Heavenly Gervais: Grands Motets pour Louis XV

Heavenly Gervais: Grands Motets pour Louis XV

Not Ricky: Chales-Hubert Gervais (1671-1744), a protégé of the Duc of Orléans, was Chapel Master of the Royal Chapel of King Louis XV of France from 1723 onwards. Gervais comes after Lully and Lalande. He was an opera composer primarily - his first success was with the opéra Hypermestre of 1726 - and a sense of the dramatic makes its way over to his sacred music, adding something of an Italian slant. Most of all though his music offers a glimpse ofthe glorious opulence of Versailles in this spectacular new recording.

The actual dates of composition of the works recorded here are unknown, although it is known they were in the Chapel Royal repertore by 1740; we also know Super Flumina Babylonis and Jubilate Deo were sung before the King until 1792

One can perghaps hear a dramatic influence in the chooir/ soloist exchanges and contrasts in “Et qui  abduxerunt noc” from Gervais' setting of Psalm 137, Super flumina Babylonis.

It has been suggested that Gervais took Lalande’s setting of Super flumina Babylonis  as a model. Here is a performance of the De Lalande (representations of his name vary - Delalande below) by Les Arts Florissants and William Christie - perhaps one can link the passage I cite above to Delalande's techniques in the “Hymnum cantate nobis” section of his work (from 6"32 to 8"56 in the YouTube below):

... and here is Les Ombres' performance:

[00:00] I. Super flumina Babylonis, illic sedimus et flevimus: dum recordaremur tui, Sion. [03:08] II. In salicibus in medio eius suspendimus organa nostra. [05:02] III. Quia illic interrogaverunt nos, qui captivos duxerunt nos, verba canticorum. [05:33] IV. Et qui abduxerunt nos : hymnum cantate nobis de canticis Sion. Quomodo cantabimus canticum Domini in terra aliena? [07:59] V. Si oblitus fuero tui, Ierusalem, oblivioni detur dextera mea. Adhæreat lingua mea faucibus meis, si non meminero tui, si non proposuero Jerusalem, in principio lætitiæ meæ. [10:58] VI. Memor esto, Domine filiorum Edom, in die Jerusalem qui dicunt : [13:16] VII. Exinanite, exinanite usque ad fundamentum in ea. [14:08] VIII. Filia Babilonis misera : beatus qui retribuet tibi retributionem tuam quam retribuisti nobis. [15:18] IX. Beatus qui tenebit, et allidet parvulos tuos ad petram.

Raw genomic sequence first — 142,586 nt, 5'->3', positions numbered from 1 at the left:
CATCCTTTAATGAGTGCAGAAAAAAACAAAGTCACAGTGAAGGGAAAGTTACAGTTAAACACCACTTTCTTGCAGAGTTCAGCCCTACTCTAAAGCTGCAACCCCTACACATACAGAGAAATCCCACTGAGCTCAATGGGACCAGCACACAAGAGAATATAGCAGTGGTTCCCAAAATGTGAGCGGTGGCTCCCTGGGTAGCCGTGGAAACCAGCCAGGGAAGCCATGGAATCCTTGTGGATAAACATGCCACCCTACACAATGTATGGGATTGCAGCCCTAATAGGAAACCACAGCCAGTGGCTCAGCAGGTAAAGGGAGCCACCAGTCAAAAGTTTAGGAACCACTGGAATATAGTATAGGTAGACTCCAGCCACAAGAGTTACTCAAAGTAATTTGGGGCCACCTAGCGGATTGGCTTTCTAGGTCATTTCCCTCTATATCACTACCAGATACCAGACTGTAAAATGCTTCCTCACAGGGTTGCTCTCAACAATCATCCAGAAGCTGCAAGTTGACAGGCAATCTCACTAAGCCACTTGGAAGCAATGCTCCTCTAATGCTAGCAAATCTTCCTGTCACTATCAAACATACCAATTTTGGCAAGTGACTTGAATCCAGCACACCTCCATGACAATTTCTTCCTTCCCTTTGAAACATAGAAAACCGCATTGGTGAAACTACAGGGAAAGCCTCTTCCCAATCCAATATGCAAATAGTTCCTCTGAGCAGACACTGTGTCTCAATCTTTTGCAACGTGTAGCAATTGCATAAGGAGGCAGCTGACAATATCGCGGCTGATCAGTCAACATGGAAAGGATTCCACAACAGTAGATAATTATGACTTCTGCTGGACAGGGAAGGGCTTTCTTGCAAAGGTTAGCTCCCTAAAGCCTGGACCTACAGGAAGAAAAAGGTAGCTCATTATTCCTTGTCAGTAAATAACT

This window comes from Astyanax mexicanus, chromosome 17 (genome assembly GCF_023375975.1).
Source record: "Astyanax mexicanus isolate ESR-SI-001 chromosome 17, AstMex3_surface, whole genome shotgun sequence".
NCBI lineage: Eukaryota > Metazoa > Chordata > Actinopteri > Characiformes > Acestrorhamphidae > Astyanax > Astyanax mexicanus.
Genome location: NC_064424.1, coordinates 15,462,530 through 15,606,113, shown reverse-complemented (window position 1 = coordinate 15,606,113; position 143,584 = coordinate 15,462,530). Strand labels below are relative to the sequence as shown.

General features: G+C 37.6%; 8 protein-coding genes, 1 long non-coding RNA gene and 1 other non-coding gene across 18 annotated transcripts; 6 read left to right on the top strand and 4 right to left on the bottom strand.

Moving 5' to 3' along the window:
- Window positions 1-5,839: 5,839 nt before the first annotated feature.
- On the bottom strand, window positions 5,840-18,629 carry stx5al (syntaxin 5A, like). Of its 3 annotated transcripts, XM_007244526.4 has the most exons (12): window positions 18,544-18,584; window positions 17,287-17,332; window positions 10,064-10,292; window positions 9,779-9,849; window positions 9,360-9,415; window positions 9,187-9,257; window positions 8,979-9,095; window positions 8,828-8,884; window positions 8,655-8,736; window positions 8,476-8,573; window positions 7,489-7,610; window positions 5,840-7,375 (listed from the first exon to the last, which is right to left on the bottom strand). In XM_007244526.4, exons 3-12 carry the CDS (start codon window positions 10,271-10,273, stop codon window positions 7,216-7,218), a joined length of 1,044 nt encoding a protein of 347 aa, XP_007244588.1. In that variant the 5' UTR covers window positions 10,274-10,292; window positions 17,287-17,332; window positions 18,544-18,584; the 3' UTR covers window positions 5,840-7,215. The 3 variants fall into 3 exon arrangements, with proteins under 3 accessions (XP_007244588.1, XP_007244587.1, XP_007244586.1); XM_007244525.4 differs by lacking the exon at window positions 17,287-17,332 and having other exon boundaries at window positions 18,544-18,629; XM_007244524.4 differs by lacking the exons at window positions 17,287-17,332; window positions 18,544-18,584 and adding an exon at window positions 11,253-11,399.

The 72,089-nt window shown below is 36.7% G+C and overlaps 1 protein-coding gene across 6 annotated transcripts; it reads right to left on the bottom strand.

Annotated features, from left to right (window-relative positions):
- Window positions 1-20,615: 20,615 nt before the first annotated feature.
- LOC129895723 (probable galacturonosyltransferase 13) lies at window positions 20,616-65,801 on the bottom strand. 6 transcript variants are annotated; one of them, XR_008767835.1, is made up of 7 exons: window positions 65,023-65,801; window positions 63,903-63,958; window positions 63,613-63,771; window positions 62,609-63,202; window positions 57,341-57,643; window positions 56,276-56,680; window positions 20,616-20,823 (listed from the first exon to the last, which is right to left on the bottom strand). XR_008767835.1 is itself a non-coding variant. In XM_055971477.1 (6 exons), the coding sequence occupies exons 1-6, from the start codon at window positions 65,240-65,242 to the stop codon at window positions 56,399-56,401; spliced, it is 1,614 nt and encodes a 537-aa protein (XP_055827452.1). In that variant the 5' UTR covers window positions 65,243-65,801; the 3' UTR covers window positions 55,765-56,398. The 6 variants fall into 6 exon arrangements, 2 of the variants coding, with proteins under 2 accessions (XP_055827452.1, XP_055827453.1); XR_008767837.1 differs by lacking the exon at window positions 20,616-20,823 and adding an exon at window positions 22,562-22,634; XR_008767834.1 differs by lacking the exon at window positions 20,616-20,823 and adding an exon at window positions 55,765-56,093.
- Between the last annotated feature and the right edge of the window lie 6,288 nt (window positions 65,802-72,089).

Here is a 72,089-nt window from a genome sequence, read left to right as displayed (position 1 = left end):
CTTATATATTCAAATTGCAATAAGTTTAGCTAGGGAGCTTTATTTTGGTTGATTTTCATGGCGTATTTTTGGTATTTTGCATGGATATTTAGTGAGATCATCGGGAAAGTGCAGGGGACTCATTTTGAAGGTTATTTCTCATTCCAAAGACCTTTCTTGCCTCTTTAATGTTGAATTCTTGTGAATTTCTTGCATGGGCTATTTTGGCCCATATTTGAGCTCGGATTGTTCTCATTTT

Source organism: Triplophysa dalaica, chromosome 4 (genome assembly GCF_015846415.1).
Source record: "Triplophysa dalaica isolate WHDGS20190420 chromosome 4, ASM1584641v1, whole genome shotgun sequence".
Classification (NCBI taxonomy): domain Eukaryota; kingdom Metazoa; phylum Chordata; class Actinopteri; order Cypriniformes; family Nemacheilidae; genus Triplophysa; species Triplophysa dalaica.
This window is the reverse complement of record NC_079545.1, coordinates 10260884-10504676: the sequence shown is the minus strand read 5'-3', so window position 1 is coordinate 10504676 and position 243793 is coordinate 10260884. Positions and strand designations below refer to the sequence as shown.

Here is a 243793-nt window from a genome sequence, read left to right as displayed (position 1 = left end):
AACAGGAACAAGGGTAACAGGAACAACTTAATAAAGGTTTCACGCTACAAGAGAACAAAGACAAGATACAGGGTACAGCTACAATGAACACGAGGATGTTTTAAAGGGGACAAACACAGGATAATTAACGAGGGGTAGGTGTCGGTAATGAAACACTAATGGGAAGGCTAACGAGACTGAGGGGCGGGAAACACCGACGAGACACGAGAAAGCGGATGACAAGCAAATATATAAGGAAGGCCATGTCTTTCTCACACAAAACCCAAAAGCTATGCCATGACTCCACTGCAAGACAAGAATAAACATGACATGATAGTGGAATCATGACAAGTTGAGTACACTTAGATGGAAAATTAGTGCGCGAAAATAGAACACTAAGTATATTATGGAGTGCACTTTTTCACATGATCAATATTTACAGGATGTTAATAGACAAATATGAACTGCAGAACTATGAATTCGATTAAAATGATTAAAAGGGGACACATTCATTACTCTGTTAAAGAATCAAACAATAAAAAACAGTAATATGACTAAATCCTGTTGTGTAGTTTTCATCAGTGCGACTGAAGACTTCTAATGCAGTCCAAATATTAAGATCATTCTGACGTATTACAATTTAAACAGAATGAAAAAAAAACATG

Shimmying over now to the Psalm 100 and Gervais' setting of the Jubilate Deo. The use of two sopranos in parallel motion is magical: hardly surprising considering the soloists here are Marie Perbost and Deborah Cachet. Here’s the complete performance:

[00:00] I. Jubilate Deo omnis terra, servite Domino in lætitia. Introite in conspectu ejus in exultatione. [04:44] II. Scitote quoniam Dominus ipse est Deus. Ipse fecit nos et non ipsi nos. [07:08] III. Populus ejus et oves pascuæ ejus. Introite portas ejus in confessione, atria ejus in hymnis confitemini illi. [10:12] IV. Laudate nomen ejus, Quoniam suavis est Dominus, in aeternum misericordia ejus et usque in generationem et generationem veritas ejus.

Gervais' writing is magificently inventive: the “Populus ejus,” forrgrounds tenor and oboes, contrasting with the decidedly happy final  “Laudate nomen ejus”.

The Miserere (Psalm 51) begins with the weight of the World on its shoulders. Benoit Arnauld is the soloist in the first movement, full of remarkable sonorities. Yet as the piece continues, one realises this is a remarkably varied vista for a Miserere, with more than its fair share of major-key passages.  The present performance is of rare beauty:

Performances throughout are faultless; and the engineers capture the aooustic perfectly.

This disc is part of the celebrations for Louis XV 1722-2022, and is the sixth in Chåteau de Versailles’ “Collection Grands Motets” series. Presentation is on a par with every other disc from Versailles: beautifully presented and illustrated, with in-depth notes.